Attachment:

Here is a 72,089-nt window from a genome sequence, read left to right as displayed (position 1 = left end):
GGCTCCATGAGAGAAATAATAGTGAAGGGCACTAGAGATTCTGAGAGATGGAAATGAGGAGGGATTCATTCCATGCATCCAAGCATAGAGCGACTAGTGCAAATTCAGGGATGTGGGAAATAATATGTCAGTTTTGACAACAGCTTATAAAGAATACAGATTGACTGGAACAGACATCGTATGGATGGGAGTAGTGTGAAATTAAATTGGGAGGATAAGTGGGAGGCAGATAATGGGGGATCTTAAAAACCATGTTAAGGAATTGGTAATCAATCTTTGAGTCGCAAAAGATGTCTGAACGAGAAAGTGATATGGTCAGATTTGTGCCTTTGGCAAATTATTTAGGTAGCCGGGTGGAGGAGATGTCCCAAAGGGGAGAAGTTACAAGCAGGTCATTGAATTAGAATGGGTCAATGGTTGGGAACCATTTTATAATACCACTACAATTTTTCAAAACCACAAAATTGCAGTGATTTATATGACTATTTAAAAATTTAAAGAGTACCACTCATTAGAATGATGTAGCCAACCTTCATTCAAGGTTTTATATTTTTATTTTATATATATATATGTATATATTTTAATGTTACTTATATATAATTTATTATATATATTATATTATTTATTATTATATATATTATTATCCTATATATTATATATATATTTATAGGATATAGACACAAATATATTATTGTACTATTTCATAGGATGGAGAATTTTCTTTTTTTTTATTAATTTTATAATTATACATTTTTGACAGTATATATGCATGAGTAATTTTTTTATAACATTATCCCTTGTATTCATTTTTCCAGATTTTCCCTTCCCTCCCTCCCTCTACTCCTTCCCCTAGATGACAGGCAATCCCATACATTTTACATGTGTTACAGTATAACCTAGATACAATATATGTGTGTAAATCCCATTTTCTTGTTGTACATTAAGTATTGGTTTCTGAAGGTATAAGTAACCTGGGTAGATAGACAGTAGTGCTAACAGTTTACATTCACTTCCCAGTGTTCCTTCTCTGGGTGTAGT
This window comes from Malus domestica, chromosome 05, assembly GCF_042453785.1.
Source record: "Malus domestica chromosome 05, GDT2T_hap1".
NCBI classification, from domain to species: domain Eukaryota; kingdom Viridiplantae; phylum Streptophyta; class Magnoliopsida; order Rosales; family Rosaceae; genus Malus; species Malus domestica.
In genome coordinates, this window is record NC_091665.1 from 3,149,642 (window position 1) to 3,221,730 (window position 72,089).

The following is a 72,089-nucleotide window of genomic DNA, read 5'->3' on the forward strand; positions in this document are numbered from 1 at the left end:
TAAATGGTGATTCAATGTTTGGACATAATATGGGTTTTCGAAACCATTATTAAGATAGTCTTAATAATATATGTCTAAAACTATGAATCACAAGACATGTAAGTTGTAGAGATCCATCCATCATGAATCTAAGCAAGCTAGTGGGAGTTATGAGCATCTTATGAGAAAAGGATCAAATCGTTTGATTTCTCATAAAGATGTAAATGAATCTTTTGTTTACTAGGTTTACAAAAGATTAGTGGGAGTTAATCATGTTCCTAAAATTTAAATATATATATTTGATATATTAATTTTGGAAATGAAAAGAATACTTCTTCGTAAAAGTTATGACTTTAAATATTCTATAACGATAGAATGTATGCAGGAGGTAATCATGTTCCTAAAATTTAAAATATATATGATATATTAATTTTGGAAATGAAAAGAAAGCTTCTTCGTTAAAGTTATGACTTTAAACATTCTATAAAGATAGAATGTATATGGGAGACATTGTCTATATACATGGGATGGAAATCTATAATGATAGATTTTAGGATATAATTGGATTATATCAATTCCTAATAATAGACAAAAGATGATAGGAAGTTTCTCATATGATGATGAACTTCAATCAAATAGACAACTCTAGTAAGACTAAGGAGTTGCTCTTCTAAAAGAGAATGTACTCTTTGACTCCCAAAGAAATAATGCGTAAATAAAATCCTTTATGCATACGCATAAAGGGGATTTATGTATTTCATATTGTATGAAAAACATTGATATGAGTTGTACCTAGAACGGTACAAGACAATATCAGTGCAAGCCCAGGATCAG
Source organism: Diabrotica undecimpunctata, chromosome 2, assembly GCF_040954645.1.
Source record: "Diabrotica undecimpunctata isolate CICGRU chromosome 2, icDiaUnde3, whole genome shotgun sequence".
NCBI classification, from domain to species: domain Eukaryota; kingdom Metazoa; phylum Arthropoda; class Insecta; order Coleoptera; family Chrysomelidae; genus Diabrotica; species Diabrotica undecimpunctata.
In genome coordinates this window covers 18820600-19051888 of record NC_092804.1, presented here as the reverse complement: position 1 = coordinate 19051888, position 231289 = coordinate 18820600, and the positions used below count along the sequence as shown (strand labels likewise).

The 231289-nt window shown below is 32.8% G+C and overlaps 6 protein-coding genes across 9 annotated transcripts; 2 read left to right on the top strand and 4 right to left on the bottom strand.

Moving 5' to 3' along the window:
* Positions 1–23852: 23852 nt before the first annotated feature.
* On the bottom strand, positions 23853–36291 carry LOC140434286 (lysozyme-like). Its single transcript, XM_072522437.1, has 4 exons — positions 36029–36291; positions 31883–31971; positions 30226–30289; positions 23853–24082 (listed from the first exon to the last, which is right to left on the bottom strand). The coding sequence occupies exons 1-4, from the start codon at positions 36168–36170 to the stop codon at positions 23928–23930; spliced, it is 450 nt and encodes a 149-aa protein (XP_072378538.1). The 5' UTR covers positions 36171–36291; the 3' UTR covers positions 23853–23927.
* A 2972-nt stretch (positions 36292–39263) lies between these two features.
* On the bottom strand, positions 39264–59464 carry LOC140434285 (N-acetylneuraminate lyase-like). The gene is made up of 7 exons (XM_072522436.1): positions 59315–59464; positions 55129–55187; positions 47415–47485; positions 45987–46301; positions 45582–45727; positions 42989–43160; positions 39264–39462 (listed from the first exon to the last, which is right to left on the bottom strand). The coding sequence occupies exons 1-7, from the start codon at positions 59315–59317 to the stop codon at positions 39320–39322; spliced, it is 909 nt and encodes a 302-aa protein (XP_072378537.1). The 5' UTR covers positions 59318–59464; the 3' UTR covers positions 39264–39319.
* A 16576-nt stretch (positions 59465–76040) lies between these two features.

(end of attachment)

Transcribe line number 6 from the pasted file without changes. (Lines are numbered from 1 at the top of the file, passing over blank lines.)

In genome coordinates, this window is record NC_091665.1 from 3,149,642 (window position 1) to 3,221,730 (window position 72,089).